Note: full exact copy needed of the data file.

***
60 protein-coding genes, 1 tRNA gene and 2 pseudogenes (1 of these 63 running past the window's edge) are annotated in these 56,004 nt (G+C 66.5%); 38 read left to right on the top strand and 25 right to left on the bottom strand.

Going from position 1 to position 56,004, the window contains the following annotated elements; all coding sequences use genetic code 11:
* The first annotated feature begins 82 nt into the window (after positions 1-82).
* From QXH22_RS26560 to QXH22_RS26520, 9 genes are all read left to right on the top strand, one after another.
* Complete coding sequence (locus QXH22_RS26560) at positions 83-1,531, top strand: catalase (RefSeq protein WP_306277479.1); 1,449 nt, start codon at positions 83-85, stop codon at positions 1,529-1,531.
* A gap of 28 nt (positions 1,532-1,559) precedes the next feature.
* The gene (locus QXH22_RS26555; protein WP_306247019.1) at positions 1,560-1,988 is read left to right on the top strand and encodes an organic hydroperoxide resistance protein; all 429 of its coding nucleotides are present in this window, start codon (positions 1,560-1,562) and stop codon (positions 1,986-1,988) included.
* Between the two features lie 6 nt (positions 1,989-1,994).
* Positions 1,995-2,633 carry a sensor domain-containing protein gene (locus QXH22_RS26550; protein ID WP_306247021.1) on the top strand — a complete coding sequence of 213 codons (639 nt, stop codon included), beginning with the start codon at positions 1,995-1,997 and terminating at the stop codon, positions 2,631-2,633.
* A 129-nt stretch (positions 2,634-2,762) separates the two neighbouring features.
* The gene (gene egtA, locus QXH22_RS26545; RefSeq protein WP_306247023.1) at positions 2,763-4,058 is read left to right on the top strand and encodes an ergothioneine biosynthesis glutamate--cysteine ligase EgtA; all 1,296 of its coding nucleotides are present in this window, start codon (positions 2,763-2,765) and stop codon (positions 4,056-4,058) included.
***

60 protein-coding genes, 1 tRNA gene and 2 pseudogenes (1 of these 63 running past the window's edge) are annotated in these 56,004 nt (G+C 66.5%); 38 read left to right on the top strand and 25 right to left on the bottom strand.

Going from position 1 to position 56,004, the window contains the following annotated elements; all coding sequences use genetic code 11:
* The first annotated feature begins 82 nt into the window (after positions 1-82).
* From QXH22_RS26560 to QXH22_RS26520, 9 genes are all read left to right on the top strand, one after another.
* Complete coding sequence (locus QXH22_RS26560) at positions 83-1,531, top strand: catalase (RefSeq protein WP_306277479.1); 1,449 nt, start codon at positions 83-85, stop codon at positions 1,529-1,531.
* A gap of 28 nt (positions 1,532-1,559) precedes the next feature.
* The gene (locus QXH22_RS26555; protein WP_306247019.1) at positions 1,560-1,988 is read left to right on the top strand and encodes an organic hydroperoxide resistance protein; all 429 of its coding nucleotides are present in this window, start codon (positions 1,560-1,562) and stop codon (positions 1,986-1,988) included.
* Between the two features lie 6 nt (positions 1,989-1,994).
* Positions 1,995-2,633 carry a sensor domain-containing protein gene (locus QXH22_RS26550; protein ID WP_306247021.1) on the top strand — a complete coding sequence of 213 codons (639 nt, stop codon included), beginning with the start codon at positions 1,995-1,997 and terminating at the stop codon, positions 2,631-2,633.
* A 129-nt stretch (positions 2,634-2,762) separates the two neighbouring features.
* The gene (gene egtA, locus QXH22_RS26545; RefSeq protein WP_306247023.1) at positions 2,763-4,058 is read left to right on the top strand and encodes an ergothioneine biosynthesis glutamate--cysteine ligase EgtA; all 1,296 of its coding nucleotides are present in this window, start codon (positions 2,763-2,765) and stop codon (positions 4,056-4,058) included.